I wonder about the following decision problem :

Instance: We consider a $n\times p$ matrix $M$ of zeros and ones, and two integers $N$ and $k$.

Question: is it possible to cover all the ones of the matrix with $N$ squares of side length $k$?

It is possible that the squares cover some of the zeros in the matrix, and they can overlap with each other.

I get the impression that it is $\textsf{NP}$-complete (it is clearly $\textsf{NP}$), I find some similarities with Grid covering by rectangles but can't find a good reduction.

Might I get some insight on the problem?


EDIT: After days of reflexion, these are the ideas I've got:

I try to create a reduction from a Satisfiability problem with the following approach.

Given $\varphi = \bigwedge\limits_{i=1}^m C_i$ where $\forall i \in [\![1,m]\!]$, $C_i = (\ell_{i1}\vee \ell_{i2}\vee\ell_{i3})$ and $\ell_{ij}$ is either $x$ or $\neg x$ where $x\in\mathcal{V} = \{x_1,…,x_n\}$. I create the matrix $A$ with dimensions $(2m+2)\times (6n-1)$ defined by:

  • $\forall j \in [\![1,n]\!], a_{1,6(j-1)+3} = a_{2m+2,6(j-1)+3} = 1$;
  • $\forall i,j\in [\![1,m]\!]\times [\![1,n]\!]$, for $k = 2i - 1$ and $k = 2i$ and for $p = 6(j-1) +2$, $p = 6(j-1) + 3$ and $p = 6(j-1) + 4$, $a_{kp} = 1$;
  • all other coefficients are set to 0.

Here's a visual representation of the matrix:

matrix construction

With this matrix, if, for a variable $j$, we allow the use of $2m-1$ squares of size $2\times 2$, we can either cover all of (except extremities) the column $6(j-1)+1$ or the column $6(j-1) + 5$, but not both and not a mix between them. This can simulate a boolean variable!

The idea I got then was to put ones in the column $6(j-1)+1$ save if $x_j$ appears in the clause $C_i$ in which case, $a_{2i-1, 6(j-1)+1}$ and $a_{2i,6(j-1)+1}$ stay to zero (and do the same thing similarly in the column $6(j-1)+5$ with the $\neg x$ litteral).

If we then allow the use of $2n-1$ squares for each clause $C_i$, we need one of the variables to be set correctly in the clause to cover all ones in lines $2i-1$ and $2i$. The problem with this reduction is that you can "gain" some squares in a clause with multiples variables set correctly to change the disposition of a variable elsewhere.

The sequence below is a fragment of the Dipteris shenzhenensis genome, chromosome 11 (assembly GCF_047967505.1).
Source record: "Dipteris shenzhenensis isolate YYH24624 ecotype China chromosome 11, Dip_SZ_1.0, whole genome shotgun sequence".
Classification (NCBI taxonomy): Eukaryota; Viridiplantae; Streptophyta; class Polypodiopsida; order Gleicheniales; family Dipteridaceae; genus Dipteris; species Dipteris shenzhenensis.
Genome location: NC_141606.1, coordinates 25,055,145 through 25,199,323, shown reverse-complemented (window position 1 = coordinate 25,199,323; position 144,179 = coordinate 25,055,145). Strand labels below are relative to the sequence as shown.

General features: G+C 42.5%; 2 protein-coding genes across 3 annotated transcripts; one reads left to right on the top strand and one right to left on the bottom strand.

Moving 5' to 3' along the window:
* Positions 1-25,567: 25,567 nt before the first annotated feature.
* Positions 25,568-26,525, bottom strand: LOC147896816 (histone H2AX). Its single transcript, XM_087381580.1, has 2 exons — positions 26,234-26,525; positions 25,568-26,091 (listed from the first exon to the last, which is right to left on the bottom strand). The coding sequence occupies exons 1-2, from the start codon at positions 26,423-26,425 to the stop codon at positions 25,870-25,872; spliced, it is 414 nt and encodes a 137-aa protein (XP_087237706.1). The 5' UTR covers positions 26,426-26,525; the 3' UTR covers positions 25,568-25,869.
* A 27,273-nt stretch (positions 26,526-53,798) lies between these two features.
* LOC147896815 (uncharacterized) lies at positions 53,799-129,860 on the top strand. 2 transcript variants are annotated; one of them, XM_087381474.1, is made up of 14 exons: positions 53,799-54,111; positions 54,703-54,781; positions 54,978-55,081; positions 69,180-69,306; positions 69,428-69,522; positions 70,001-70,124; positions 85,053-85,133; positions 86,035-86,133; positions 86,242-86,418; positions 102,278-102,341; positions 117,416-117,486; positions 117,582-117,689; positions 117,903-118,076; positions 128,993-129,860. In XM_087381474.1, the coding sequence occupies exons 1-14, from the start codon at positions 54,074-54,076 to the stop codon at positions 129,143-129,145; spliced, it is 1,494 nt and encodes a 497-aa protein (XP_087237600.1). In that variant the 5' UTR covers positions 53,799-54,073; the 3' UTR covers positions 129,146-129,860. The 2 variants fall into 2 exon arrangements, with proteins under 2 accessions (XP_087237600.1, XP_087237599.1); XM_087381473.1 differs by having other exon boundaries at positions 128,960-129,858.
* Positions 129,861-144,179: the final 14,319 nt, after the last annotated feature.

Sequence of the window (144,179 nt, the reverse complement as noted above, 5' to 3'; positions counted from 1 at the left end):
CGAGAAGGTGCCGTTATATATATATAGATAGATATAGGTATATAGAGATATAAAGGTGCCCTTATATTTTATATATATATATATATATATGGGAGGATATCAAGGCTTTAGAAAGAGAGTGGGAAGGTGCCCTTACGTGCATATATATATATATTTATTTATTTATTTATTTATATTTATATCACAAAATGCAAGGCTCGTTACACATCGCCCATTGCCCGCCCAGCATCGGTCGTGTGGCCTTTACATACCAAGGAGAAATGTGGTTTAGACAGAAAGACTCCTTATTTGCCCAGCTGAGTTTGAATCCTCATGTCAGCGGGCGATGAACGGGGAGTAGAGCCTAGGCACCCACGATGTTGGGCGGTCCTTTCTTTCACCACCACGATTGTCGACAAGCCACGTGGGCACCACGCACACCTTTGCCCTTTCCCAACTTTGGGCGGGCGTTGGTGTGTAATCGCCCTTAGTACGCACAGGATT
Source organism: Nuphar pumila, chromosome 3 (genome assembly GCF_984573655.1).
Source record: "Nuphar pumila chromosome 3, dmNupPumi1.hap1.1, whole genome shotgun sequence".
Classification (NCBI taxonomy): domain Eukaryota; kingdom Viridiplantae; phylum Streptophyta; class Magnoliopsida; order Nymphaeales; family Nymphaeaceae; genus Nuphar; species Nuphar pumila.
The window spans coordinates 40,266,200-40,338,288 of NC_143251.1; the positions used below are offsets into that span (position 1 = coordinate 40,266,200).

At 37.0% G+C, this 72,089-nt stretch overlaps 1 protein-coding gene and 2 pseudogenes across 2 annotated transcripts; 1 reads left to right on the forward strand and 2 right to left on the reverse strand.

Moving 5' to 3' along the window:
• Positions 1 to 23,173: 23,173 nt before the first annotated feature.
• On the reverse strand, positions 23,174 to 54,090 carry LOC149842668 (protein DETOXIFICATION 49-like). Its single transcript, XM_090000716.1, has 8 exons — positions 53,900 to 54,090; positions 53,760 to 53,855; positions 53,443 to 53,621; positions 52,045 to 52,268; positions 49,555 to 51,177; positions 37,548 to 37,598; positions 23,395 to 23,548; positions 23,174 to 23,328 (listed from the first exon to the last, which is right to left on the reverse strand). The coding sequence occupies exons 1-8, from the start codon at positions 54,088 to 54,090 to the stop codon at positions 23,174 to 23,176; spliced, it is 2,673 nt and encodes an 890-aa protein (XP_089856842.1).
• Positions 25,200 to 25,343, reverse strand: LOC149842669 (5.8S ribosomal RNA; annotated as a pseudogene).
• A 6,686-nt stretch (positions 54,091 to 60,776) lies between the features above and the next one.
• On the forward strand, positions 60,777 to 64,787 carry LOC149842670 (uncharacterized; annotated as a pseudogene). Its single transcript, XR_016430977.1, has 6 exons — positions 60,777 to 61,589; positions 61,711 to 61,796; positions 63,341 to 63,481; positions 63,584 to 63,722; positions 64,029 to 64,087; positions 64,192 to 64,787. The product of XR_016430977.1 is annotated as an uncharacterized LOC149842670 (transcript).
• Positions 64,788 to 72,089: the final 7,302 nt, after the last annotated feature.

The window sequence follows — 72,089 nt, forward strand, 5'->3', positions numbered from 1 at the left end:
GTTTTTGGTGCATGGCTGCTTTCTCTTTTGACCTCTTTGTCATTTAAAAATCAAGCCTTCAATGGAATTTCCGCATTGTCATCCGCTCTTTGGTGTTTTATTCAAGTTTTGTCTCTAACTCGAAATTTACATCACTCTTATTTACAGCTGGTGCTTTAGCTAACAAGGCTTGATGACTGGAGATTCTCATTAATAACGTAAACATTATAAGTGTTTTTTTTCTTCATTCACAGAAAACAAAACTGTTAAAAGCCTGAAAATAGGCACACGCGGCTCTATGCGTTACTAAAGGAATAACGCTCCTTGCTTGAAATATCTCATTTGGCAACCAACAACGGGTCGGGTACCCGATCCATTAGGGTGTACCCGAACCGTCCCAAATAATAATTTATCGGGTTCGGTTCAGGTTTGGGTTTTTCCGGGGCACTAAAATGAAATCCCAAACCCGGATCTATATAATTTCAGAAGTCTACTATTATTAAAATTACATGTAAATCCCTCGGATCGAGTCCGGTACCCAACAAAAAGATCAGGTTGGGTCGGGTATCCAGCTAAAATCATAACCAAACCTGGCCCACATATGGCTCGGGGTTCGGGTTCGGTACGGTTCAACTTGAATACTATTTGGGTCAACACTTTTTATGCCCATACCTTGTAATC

My second idea was to create a reduction from $\texttt{ONE-IN-THREE-SAT}$, in which we ask if there is an assignation to $\varphi$ which satisfies exactly one litteral per clause, or even its restriction where we can suppose that $\varphi$ contains no negations, but I couldn't find something satisfying, so I'd like some help again!


1 Answer 1


This was proved NP-complete in "Optimal Packing and Covering in the Plane are NP-complete" (Fowler, Paterson and Tanimoto, Information Processing Letters 1981). I found a freely available version of the paper here. They give a neat reduction from 3SAT -- I'll summarise this below, but the paper is short and easy-to-read with several diagrams, and I recommend reading it!

For each variable they construct a "loop of wire" having an even number of points (1-cells in your formulation), and such that a single square can cover two adjacent points in the loop but no more. This means that there are two ways to cover all points in the loop using a minimal number of squares: Either use a square to cover points 1 and 2, another square to cover points 3 and 4, and so on, or use a square to cover points 2 and 3, another square to a cover points 4 and 5, and so on. Which minimal cover is used corresponds to whether the variable is assigned a value of true or false.

For each clause, they add a single extra point out to the right, and "extrude" the wire loops for the three relevant literals near this point. If any of them is in the right state, the extra point for this clause can be covered "for free" by a square in that loop. Negated literals are achieved simply by slightly compressing a few links in the loop, so that at a position to the right of the compression zone the "parity" of the wire is reversed.

In order to thread the loops through each clause they participate in, wires need to be able to cross over with their signals remaining independent. Interestingly, this "just works" without any additional gadgets.

  • 1
    $\begingroup$ Thank you so much! I'm glad this is close to the ideas I first had. $\endgroup$
    – Nathaniel
    Feb 21, 2021 at 14:21
  • 1
    $\begingroup$ Welcome :) In case you're looking for a reasonable algorithm, I would suggest looking for a roughly balanced vertex separator (e.g., find a width-$k$ horizontal interval such that equal numbers of points are entirely to its left and entirely to its right, then take all points that overlap its horizontal extent), and for each possible way of covering these points, solve (and maybe memoise) the left-problem and right-problem independently. $\endgroup$ Feb 21, 2021 at 14:35

Your Answer

By clicking “Post Your Answer”, you agree to our terms of service and acknowledge you have read our privacy policy.

Not the answer you're looking for? Browse other questions tagged or ask your own question.